Choosing the suitor

Erwähle nur von unsrer Jugend,

Dein Reich ist ja das Reich der Tugend,

Doch, darf ich rathen, wähle mich.

Was hilft es, lang sein Herz verhehlen?

Du kannst von hundert edlern wählen,

Doch keinen, der dich liebt, wie ich.

Choose from our young people, your domain is the domain of virtue, but, may I counsel you, choose me. How does it help to deny your heart? You can choose from a hundred more noble men, but none of them loves you as I do.

With this stanza the poem now changes direction. The previous 13 stanzas have been an attempt to persuade the chaste Doris to accept the legitimacy of her own feelings of love; the next seven stanzas attempt to persuade Doris to love Haller in particular.

Ein andrer wird mit Ahnen prahlen,

Der, mit erkauftem Glanze strahlen,

Der, malt sein Feuer künstlich ab;

Ein jeder wird was anders preisen,

Ich aber habe nur zu weisen

Ein Herz, das mir der Himmel gab.

One will boast of his ancestry, another will glitter with bought lustre, another paints his fire artificially; each one will boast of something or other, I can only show a heart that was given to me by Heaven.

As we discuss in more detail in part three, Haller was repelled by the social and cultural conditions he found in Berne. The account he gives in this and the following three stanzas of his competitors for the hand of Doris is therefore not very flattering.

Trau nicht, mein Kind, jedwedem Freyer,

Im Munde trägt er doppelt Feuer,

Ein halbes Herz in seiner Brust:

Der, liebt den Glanz, der dich umgiebet,

Der, liebt dich, weil dich alles liebet,

Und der, liebt in dir seine Lust.

Do not trust, my child, those suitors with double fire in their mouths but only half a heart in their breasts: one who loves the lustre that surrounds you, one who loves you, because you love everything and one who loves in you his own lust.

Ich aber liebe, wie man liebte,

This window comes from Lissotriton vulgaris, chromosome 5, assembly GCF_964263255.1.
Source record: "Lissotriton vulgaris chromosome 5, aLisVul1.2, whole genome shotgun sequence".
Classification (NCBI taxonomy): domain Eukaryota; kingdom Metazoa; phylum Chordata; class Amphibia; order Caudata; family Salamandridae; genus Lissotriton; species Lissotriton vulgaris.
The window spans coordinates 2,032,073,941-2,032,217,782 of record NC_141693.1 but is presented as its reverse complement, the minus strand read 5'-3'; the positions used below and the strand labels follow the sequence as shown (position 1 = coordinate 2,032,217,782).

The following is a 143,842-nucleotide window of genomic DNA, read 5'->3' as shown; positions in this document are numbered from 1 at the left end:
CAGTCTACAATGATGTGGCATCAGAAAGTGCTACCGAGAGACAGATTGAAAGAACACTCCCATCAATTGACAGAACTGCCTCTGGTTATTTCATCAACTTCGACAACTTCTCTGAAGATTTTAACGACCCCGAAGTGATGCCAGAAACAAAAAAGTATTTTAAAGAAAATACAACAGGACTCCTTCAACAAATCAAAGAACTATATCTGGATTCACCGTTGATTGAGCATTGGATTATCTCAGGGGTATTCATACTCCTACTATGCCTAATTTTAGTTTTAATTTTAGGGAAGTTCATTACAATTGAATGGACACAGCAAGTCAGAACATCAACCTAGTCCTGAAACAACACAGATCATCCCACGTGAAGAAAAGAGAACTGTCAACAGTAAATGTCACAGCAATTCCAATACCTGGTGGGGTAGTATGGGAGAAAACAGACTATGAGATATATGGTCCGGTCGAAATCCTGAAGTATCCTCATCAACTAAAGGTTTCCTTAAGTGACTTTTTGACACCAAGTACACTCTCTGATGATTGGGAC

Eh sich der Mund zum Seufzen übte,

Und Treu zu schweren ward zur Kunst.

Mein Aug ist nur auf dich gekehret,

Von allem, was man an dir ehret,

Begehr' ich nichts als deine Gunst.

I love in the way one loves before the mouth becomes practised at sighing and swearing faithfulness becomes an art. My eyes are only set on you, from everything that one reveres in you, I desire nothing other than your favour.

Mein Feuer brennt nicht nur auf Blättern,

Ich suche nicht dich zu vergöttern,

Die Menschheit ziert dich allzusehr:

Ein andrer kann gelehrter klagen,

Mein Mund weiß weniger zu sagen,

Allein mein Herz empfindet mehr.

My fire burns not just on paper, I am not trying to idolize you, humanity adorns you more than enough: Others can plead more learnedly, my tongue has less to say, but my heart alone feels more deeply.

Wann ungetheilte Brunst im Herzen

Wann lang-geprüfte Treu in Schmerzen,

Wann wahre Ehrforcht dir gefällt;

Wann für ein Herz dein Herz sich giebet,

So bin ich schon der, den es liebet,

Und der Glückseligste der Welt.

If unshared fervour in the heart, if long-tested fidelity in pain, if true respect please you; if your heart gives itself for another heart, then I am the one whom it loves and the happiest man in the world.

After the denigration of her other admirers, this stanza and the one that follows it are Haller's final recommendation of himself as Doris' suitor.

Mein Kind! erkenne meine Flammen,

Dein holdes Aug, aus dem sie stammen,

Kennt sie nach langer Prüffung schon:

Hab ich dir immer treu geschienen,

So leide, daß ich dir darf dienen,

Ein einig Wort ist gnug zum Lohn.

My child! acknowledge my flames, your gentle eye, from which they originate knows them already from long examination: have I always appeared faithful, so earnestly that I may serve you, a single word is sufficient reward.

The answer

Was siehst du forchtsam hin und wieder,

Und schlägst die holden Blicke nieder?

Es ist kein fremder Zeuge nah:

Mein Kind, kann ich dich nicht erweichen?

Doch ja, dein Mund giebt zwar kein Zeichen,

Allein dein seufzen sagt mir Ja.

Why do you look so anxiously back and forth, and look down with your sweet gaze? No strangers are nearby: My child, can I not soften you? But yes, although your mouth indeed makes no sound, just your sigh says Yes to me.

If you expect the poem to end with a climactic scene in which the two lovers fall into each others' arms, you are in the wrong poem. Doris has not uttered one word; the best Haller gets from her is a sigh. We have reached the great crescendo of feeling and sensitivity that characterises the poetry of Empfindsamkeit, of which Doris is such a leading example. Doris' response is pure emotion, beyond all carefully composed textualisation.

Pure emotion, but expressed and communicated in physical facts. Haller the scientist, the empirical observer, the medical doctor, notes the symptoms of the case. His report is factual, lacking all abstraction – and deeply moving because of that.